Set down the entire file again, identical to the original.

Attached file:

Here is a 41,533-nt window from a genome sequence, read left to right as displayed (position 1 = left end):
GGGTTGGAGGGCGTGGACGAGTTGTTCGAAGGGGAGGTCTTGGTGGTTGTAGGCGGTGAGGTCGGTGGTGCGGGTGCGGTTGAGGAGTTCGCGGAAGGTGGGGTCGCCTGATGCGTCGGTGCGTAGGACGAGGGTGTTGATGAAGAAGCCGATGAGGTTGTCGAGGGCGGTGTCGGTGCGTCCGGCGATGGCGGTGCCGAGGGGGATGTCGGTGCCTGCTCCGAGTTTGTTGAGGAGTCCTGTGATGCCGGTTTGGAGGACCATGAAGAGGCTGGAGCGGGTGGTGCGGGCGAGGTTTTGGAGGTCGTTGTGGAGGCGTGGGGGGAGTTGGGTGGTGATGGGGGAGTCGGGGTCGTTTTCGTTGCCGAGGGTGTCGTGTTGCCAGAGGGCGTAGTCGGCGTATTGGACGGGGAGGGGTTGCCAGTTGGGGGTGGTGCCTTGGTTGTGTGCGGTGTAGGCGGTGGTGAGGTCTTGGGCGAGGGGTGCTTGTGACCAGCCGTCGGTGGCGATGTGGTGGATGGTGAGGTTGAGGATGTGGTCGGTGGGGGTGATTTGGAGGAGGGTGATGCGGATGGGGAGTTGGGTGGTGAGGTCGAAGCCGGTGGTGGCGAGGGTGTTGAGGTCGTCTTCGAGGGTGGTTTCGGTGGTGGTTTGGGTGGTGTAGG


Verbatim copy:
Here is a 41,533-nt window from a genome sequence, read left to right as displayed (position 1 = left end):
GGGTTGGAGGGCGTGGACGAGTTGTTCGAAGGGGAGGTCTTGGTGGTTGTAGGCGGTGAGGTCGGTGGTGCGGGTGCGGTTGAGGAGTTCGCGGAAGGTGGGGTCGCCTGATGCGTCGGTGCGTAGGACGAGGGTGTTGATGAAGAAGCCGATGAGGTTGTCGAGGGCGGTGTCGGTGCGTCCGGCGATGGCGGTGCCGAGGGGGATGTCGGTGCCTGCTCCGAGTTTGTTGAGGAGTCCTGTGATGCCGGTTTGGAGGACCATGAAGAGGCTGGAGCGGGTGGTGCGGGCGAGGTTTTGGAGGTCGTTGTGGAGGCGTGGGGGGAGTTGGGTGGTGATGGGGGAGTCGGGGTCGTTTTCGTTGCCGAGGGTGTCGTGTTGCCAGAGGGCGTAGTCGGCGTATTGGACGGGGAGGGGTTGCCAGTTGGGGGTGGTGCCTTGGTTGTGTGCGGTGTAGGCGGTGGTGAGGTCTTGGGCGAGGGGTGCTTGTGACCAGCCGTCGGTGGCGATGTGGTGGATGGTGAGGTTGAGGATGTGGTCGGTGGGGGTGATTTGGAGGAGGGTGATGCGGATGGGGAGTTGGGTGGTGAGGTCGAAGCCGGTGGTGGCGAGGGTGTTGAGGTCGTCTTCGAGGGTGGTTTCGGTGGTGGTTTGGGTGGTGTAGG